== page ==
Susie barfed all over our bed soon after we finally got to sleep. By this point, Larry was looking so miserable that he was dismissed to go to bed wherever he could find a vomit-free place to lay his head. Misery loves company, but he did have to get up in the morning and go to his Naval Reserve drill. I sat up and held the baby by the computer until she fell asleep. Just when it looked safe to try to put her in her crib (no way she was going in my bed again), she woke up and threw up all over me. By this time, for those of you keeping track, I had approximately 16000 loads of puke-soaked bed linens and clothes stacked up in front of the washer, no clean pajamas left for me or baby and no spare clean blankets. The weekend wasn't shaping up too well, it was clear. I spent all of Saturday just trying to catch up on the laundry - and need I mention that by then I was also suffering from this lovely ailment? And can you believe Larry didn't even call me during the day to check up on us? Coward.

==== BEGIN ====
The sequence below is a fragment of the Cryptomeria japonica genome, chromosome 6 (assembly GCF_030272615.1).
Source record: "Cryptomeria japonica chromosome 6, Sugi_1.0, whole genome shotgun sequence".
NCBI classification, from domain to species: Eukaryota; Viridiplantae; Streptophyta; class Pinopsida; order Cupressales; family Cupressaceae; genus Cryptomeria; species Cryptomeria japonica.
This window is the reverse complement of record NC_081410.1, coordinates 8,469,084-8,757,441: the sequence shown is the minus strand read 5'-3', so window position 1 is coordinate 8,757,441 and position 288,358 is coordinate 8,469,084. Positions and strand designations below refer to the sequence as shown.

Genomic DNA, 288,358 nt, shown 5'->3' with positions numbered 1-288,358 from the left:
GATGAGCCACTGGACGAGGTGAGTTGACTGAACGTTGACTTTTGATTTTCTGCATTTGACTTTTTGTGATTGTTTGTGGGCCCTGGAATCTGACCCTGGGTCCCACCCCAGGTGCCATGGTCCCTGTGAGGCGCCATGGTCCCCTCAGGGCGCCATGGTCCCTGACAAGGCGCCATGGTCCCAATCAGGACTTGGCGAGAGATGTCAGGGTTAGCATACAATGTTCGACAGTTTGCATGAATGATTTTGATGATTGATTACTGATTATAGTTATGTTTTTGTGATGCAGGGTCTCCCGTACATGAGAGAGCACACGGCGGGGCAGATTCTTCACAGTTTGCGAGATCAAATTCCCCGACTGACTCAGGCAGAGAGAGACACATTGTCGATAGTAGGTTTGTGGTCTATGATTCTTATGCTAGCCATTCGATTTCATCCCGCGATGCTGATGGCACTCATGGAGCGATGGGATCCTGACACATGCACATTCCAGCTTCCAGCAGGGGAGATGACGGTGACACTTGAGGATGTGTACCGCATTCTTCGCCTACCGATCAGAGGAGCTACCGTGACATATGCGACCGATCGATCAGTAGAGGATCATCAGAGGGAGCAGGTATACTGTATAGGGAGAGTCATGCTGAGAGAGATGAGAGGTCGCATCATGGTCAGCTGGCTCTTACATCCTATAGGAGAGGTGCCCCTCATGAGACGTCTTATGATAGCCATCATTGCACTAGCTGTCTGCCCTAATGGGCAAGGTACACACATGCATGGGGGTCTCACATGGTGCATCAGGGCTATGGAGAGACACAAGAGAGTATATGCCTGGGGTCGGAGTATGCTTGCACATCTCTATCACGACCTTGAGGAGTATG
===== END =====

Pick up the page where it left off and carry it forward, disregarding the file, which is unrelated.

So - Larry got home from work Saturday evening and I convinced him that we needed to go out for a short, refreshing date (obviously, a trademark of parents of large families is irrational optimism). We told Anna to watch the baby for an hour and a half, and she immediately blew up and said she had too much to do and we had no right to make her babysit. Opting for a tactical retreat, we took the baby with us and fed her french fries (this was a dumb idea) and tried to pretend we were not too tired to enjoy each other's company. Then baby threw up and we had to beat a hasty retreat (a lot of retreating that evening); I vaguely remember Larry throwing a bunch of money at the waiter and grabbing the puke-covered baby and dashing out the door, while I was still messing around trying to soak up the vomit on the table with a stack of paper napkins.